I often get asked by readers (hiya!) and fellow makeup artists to write posts on various subjects, and the one that comes up time and time again is, of course, contouring. It seems the makeup artists of the world, myself included, have a heck of a lot to say about the current world obsession with a trend that’s blown up to monstrous proportions in recent years.
Luckily for me, I’ve been in the industry long enough to know of a world without a contouring obsession. Before Kim Kardashian released the infamous pre-blending selfie that confused the masses and launched a thousand makeup disasters. But a friend who teaches a highly regarded makeup course in London recently told me of her current students’ lack of understanding that there is more than one type of contouring. And that the whole “clown makeup” application of dark and light concealers does not a makeup artist make. So this one goes out to the new school of makeup artists, and student artists, bombarded with contouring selfies and understandably confused!
Before I start, this isn’t going to be a contouring tutorial. The internet is drowning in those. Kimmy K is soon to be bringing out a new website with her team of artists showing you exactly how to get her famous look, so if you want the full whack contour technique, that would be my go-to recommendation. May as well go direct to the source! And for something more red carpet/editorial ready, check out Lisa Eldridge’s technique.
Nor am I here to talk about products, I feel a post dedicated to that coming on in the near future, but I will say my personal favourite contouring products, and more often than not the ones I see in other artist’s kits are; Tom Ford’s Shade And Illuminate, Kevyn Aucoin’s Sculpting Powder, Illamsqua’s Gel Sculpt in “Silhouette” and MAC’s Sculpting Powders. So now that’s out of the way, what I want to talk about is the craze itself. What is this sudden obsession with contouring, what’s the story behind it, and do you need to do it at all?
Allow me to break it down. First of all…
1. There are two types of contouring.
One is the natural school of contouring, designed to subtly enhance bone structure. Seen in editorials and on the covers of fashion magazines, seen on movie stars on the Oscars red carpet. This is the contouring of Lisa Eldridge, Pat McGrath and Charlotte Tilbury. It can be barely a wisp of product or amped up for a vampish look, but is always strategically and sparingly placed, using products specifically designed to imitate soft, natural shadows.
The other is that, which back in the 90s, was referred to as “heavy natural”. Yes the shades may be on the natural spectrum, but all else is not. This is the uber-glam Kim Kardashian school of Kontouring, the makeup of glossy Los Angeles types and hyper-made-up pop stars, the dramatic technique used flawlessly by Scott Barnes (the man behind the infamous selfie above), Kevyn Aucoin and Sam Fine. For the purposes of this article, I’ll refer to it as “full contouring”!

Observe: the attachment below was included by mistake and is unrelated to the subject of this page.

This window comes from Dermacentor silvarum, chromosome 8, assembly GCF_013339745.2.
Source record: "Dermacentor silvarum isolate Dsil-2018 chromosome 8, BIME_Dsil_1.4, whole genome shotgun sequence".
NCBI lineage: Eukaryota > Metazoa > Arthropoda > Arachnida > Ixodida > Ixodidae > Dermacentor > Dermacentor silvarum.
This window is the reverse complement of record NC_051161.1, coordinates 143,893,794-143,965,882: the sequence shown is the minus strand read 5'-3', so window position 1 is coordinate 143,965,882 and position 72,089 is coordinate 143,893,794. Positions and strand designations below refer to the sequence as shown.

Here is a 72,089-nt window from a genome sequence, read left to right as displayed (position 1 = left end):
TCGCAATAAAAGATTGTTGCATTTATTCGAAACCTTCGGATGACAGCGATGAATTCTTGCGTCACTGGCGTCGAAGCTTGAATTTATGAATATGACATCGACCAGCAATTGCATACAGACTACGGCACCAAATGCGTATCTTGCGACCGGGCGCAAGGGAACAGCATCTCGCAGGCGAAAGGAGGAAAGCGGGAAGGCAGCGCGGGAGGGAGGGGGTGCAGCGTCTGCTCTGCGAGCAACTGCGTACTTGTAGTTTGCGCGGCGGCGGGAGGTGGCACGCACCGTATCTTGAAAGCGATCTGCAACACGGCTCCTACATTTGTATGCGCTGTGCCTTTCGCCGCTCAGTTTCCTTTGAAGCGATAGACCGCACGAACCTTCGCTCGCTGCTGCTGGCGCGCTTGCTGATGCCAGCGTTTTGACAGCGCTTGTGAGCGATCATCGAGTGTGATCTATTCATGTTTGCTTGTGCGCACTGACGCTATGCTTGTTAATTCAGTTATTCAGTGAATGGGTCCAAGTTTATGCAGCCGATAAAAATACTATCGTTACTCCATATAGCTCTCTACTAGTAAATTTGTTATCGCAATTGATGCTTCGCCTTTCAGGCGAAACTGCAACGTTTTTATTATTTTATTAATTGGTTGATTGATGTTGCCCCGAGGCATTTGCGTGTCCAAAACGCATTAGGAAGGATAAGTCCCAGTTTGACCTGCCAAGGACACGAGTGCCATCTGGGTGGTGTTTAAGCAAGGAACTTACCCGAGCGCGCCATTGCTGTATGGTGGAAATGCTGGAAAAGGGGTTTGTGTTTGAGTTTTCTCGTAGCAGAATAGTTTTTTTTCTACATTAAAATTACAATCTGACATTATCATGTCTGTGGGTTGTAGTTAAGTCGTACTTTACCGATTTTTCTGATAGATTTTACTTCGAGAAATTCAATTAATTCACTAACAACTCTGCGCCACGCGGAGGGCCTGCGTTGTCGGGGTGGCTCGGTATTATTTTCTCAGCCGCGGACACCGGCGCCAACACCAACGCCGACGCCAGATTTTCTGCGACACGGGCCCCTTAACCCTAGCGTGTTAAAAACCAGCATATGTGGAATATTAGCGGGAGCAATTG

If this is the type of makeup you want to concentrate on, by all means do, it is a niche look however, and you need to be really, REALLY good at it. Those who do this look well are exceptionally talented makeup artists, and while it may not be to my personal taste, I respect their skill immensely. And while we’re here, have you noticed anything about those five images above? That would be that…
2. Full contouring works best on black skin.
Or may I rephrase that, contouring works best on deeply tanned to black skin tones, but black skin tones in particular wear it most beautifully. Many of the artists who specialise in the technique work with a lot of celebrities of colour, and there is a simple reason for that. Contouring is all about mimicking light and shade on the face. When light hits the skin, it reflects back with far more contrast the darker that skin is, therefore the natural highlights and shadows on tanned and black skin are more extreme than on white skin, and can be played up more dramatically.
I mean, look at the INSANE play of light and shade on Iman’s face there as she has her full contour look done by master in the field, Sam Fine. Look at the contrast between her face and her chest. But once she has her gown on you just know that’s going to work beautifully on the red carpet. Now if she were fair-skinned? Not so much. Bare this in mind when contouring caucasian skin, less dramatic contrasts between the contour and highlight shades are advised for lighter skin tones.
3. It is not a new technique.
I mentioned above the “heavy natural” style of the 90s. Kevyn Aucoin in particular was held up as the master of the style, and his famous best-selling books still show the now all-too familiar guides to full contouring. He used the style not only on clients like Janet Jackson and Linda Evangelista, but to famously transform his subjects into other celebrities, for a series of impressive photographs. But as Kay Montano mentioned in our interview, even back then there were two schools of makeup, the heavy and the more natural; the “glam” and the “cool” so to speak, and it was thought the heavier style had died a death in the new millennium… until now!
And even though contouring had its 90s heyday, it’s beginnings were way back in the silent movies of the 1920s. As you can see below, on its journey to 2015 it made its way onto the face of Madonna in the 80s, into Revlon ads of the early 70s, and to German screen legend Marlene Dietrich.
Dietrich was known for paying close attention to the overhead lighting on set, applying her own makeup to accentuate the shadows it cast, giving her that perfectly sculpted trademark look. And her perfect understanding of the way light and shade work on the face leads us to…
4. It can look… questionable in the flesh.
If you’re not very careful that is. Take a look at your face in a mirror where you can see the light casting shadows… next to a lamp say, or in direct sunlight. Now move your face left and right. See how the shadows move? Now if you sit straight on, particularly in front of a well-lit makeup mirror (which works specifically to abolish all shadows) and create those false areas of light and shade on your face, whats the difference? That’s right, they don’t move.